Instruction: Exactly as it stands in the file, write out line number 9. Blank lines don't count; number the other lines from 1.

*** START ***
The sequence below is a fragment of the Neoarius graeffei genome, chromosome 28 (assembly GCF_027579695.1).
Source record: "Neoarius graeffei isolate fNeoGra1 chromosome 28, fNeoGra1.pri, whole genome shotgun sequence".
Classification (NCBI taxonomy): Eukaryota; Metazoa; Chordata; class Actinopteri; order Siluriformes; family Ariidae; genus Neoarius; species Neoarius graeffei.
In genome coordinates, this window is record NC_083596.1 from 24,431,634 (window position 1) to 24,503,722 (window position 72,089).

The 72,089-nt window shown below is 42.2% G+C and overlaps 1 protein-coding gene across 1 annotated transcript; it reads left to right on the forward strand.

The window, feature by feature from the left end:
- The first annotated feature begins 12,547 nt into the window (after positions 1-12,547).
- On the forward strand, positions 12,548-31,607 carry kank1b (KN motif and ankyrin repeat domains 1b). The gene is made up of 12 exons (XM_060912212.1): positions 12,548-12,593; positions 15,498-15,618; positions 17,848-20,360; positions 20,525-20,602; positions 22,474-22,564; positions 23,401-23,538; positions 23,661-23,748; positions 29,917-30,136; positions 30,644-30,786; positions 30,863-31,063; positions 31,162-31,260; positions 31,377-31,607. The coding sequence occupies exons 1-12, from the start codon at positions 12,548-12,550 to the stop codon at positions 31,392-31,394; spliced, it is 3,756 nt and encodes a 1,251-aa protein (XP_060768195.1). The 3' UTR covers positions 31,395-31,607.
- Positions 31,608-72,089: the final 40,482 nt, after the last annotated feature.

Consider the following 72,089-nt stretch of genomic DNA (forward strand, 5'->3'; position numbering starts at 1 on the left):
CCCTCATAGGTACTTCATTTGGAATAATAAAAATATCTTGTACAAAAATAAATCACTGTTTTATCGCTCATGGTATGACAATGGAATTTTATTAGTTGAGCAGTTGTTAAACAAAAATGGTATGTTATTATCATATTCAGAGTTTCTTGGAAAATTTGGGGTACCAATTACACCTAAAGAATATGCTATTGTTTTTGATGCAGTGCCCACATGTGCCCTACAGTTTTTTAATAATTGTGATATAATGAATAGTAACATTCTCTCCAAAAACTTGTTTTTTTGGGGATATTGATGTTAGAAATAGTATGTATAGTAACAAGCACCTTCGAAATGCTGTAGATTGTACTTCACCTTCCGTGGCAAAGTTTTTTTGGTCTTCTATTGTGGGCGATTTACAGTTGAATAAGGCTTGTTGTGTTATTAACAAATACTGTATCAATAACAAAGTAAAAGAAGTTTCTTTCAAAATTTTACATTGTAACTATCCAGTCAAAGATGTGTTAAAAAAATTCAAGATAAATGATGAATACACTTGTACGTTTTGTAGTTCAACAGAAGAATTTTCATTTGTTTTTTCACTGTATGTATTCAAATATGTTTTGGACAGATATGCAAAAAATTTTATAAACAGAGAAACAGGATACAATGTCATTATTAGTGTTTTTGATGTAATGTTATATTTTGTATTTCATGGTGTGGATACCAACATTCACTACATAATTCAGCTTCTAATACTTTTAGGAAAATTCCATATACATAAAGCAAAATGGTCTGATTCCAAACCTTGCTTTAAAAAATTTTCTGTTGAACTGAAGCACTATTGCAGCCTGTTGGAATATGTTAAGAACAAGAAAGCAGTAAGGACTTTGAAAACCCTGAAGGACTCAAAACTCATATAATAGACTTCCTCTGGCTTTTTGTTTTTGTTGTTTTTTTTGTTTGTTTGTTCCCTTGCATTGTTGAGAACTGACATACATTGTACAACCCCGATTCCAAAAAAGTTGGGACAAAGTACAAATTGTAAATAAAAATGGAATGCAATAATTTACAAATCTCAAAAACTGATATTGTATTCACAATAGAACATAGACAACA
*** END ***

- Positions 31,608-72,089: the final 40,482 nt, after the last annotated feature.